Aphid predators in citrus crops: the least voracious predators are the most effective
Derechos de accesoembargoedAccess
MetadataShow full item record
Cita bibliográficaBouvet, J.P.R., Urbaneja, A. & Monzó, C. Aphid predators in citrus crops: the least voracious predators are the most effective. J Pest Sci (2020). https://doi.org/10.1007/s10340-020-01265-z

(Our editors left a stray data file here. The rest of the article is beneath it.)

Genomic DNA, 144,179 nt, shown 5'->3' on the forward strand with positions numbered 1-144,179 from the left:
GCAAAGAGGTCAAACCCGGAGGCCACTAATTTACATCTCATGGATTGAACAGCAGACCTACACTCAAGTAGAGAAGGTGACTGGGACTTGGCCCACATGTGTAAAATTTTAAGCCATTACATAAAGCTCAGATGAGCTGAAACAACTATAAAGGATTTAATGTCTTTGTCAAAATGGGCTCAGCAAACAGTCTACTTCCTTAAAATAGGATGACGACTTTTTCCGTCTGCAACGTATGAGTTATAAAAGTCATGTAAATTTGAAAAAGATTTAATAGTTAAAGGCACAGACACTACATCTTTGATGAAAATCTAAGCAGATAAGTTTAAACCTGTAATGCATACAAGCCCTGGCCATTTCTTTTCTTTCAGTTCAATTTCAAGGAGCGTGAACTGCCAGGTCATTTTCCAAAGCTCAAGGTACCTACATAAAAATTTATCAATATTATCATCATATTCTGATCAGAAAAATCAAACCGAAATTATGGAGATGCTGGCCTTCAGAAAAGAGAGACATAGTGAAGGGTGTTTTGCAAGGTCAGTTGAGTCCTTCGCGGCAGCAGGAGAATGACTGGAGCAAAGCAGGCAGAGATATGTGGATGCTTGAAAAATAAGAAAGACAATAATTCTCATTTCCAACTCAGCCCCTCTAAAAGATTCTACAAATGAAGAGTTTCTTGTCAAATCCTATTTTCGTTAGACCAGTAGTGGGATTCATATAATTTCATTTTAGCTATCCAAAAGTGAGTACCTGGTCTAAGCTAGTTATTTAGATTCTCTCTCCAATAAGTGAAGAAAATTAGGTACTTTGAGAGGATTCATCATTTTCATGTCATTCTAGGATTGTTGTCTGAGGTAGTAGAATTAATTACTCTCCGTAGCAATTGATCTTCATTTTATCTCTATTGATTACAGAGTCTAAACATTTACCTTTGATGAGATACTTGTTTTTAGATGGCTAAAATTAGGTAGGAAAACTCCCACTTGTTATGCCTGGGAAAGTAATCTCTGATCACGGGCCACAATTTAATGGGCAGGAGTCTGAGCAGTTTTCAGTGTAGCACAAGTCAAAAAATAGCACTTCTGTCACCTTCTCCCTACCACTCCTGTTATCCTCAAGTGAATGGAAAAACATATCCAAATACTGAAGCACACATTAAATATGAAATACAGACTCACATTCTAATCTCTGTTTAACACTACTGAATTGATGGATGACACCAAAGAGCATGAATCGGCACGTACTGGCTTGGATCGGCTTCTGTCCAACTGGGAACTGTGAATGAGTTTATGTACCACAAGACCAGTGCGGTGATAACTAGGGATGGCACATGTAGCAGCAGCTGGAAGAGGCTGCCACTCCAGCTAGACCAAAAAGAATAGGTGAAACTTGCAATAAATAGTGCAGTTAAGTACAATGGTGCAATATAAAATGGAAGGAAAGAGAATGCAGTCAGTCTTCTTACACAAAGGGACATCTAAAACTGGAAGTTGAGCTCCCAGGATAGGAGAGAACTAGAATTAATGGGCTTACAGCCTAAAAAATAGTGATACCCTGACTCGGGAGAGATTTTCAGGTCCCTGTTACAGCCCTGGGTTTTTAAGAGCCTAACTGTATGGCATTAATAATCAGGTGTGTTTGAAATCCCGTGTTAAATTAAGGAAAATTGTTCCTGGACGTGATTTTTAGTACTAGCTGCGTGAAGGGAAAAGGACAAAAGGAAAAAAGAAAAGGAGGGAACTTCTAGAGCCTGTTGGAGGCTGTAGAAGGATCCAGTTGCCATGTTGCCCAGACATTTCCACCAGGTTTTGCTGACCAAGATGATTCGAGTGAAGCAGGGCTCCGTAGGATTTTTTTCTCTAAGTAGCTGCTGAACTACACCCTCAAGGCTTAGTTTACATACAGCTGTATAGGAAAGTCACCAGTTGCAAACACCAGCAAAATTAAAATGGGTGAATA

Rich and abundant predator complexes are frequently associated with aphids in perennial agroecosystems. The ability of these predators to successfully suppress aphid populations is nevertheless highly variable. The development of operative conservation biological control strategies is mostly hindered by the lack of knowledge of the specific roles of the aphidophagous assemblage components, their intra-guild relationships and the predatory attributes that chiefly determine their effectiveness. The role of predation in the biological control of aphids in perennial agroecosystems was assessed through exclusion experiments in aphid infested citrus crops. Important predator attributes such as recruitment, aphid consumption rates, and foraging strategies were related to their efficacy. Predation greatly affected aphid colony phenology as well as size. Predators with lower aphid consumption rates (Micro-coccinellid species and Cecidomyiidae) were revealed to be the most efficient aphidophaga. These predators encountered aphid colonies at earlier colony stages and significantly reduced their population growth rates. Later more voracious aphidophaga groups (Chrysopidae and Macro-coccinellids) did not present effective biological control of the colonies. Contrarily to what was widely believed, the less voracious aphidophaga groups such as the Micro-coccinellids and Cecidomyiids are probably the groups who are mostly responsible for aphid suppression. Future conservation biological control studies in this crop should therefore chiefly focus on these groups.